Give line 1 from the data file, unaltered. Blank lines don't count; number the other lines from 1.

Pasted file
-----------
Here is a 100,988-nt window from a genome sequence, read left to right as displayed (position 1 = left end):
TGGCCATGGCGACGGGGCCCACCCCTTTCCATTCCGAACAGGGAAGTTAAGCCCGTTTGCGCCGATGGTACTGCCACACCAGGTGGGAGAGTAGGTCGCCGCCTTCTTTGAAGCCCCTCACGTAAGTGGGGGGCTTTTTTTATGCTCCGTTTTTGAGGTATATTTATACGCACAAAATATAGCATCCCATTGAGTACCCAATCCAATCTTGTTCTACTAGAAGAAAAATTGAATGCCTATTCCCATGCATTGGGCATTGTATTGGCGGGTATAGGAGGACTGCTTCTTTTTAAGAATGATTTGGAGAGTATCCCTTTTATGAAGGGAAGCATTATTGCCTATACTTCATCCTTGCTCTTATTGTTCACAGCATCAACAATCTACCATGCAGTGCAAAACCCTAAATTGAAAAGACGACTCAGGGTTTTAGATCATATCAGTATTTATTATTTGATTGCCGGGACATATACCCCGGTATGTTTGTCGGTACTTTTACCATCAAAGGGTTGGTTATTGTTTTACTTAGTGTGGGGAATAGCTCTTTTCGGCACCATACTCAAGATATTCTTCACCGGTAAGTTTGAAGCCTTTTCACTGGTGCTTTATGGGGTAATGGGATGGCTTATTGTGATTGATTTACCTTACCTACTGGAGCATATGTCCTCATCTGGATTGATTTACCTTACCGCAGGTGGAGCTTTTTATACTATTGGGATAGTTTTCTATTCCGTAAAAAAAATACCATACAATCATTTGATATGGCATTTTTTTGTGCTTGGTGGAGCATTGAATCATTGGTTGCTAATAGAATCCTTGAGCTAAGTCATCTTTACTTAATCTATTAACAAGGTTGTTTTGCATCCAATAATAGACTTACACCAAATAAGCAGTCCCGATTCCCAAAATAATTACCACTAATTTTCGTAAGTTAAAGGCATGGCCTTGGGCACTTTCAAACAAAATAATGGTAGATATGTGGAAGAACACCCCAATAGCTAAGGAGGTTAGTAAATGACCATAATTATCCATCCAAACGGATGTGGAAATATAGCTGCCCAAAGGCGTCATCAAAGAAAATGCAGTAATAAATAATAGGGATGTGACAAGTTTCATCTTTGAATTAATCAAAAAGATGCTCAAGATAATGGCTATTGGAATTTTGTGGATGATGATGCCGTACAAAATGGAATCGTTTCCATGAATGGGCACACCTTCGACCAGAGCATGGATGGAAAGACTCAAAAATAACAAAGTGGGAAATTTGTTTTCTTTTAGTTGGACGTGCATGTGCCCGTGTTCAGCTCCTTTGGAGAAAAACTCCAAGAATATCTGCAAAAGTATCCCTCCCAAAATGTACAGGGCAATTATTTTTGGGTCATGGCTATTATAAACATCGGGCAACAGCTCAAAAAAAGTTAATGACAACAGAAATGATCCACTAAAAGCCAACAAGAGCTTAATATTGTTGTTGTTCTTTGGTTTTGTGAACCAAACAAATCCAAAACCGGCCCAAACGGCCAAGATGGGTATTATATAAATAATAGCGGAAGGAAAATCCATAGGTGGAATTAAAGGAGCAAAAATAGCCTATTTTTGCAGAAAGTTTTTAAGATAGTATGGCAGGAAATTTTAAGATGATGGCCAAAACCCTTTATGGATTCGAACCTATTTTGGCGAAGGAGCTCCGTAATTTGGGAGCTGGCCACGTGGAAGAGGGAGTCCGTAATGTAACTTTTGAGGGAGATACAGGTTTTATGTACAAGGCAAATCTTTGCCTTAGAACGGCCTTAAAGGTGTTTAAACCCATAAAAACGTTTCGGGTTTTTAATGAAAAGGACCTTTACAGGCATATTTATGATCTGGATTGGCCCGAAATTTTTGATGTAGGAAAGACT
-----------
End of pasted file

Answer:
Here is a 100,988-nt window from a genome sequence, read left to right as displayed (position 1 = left end):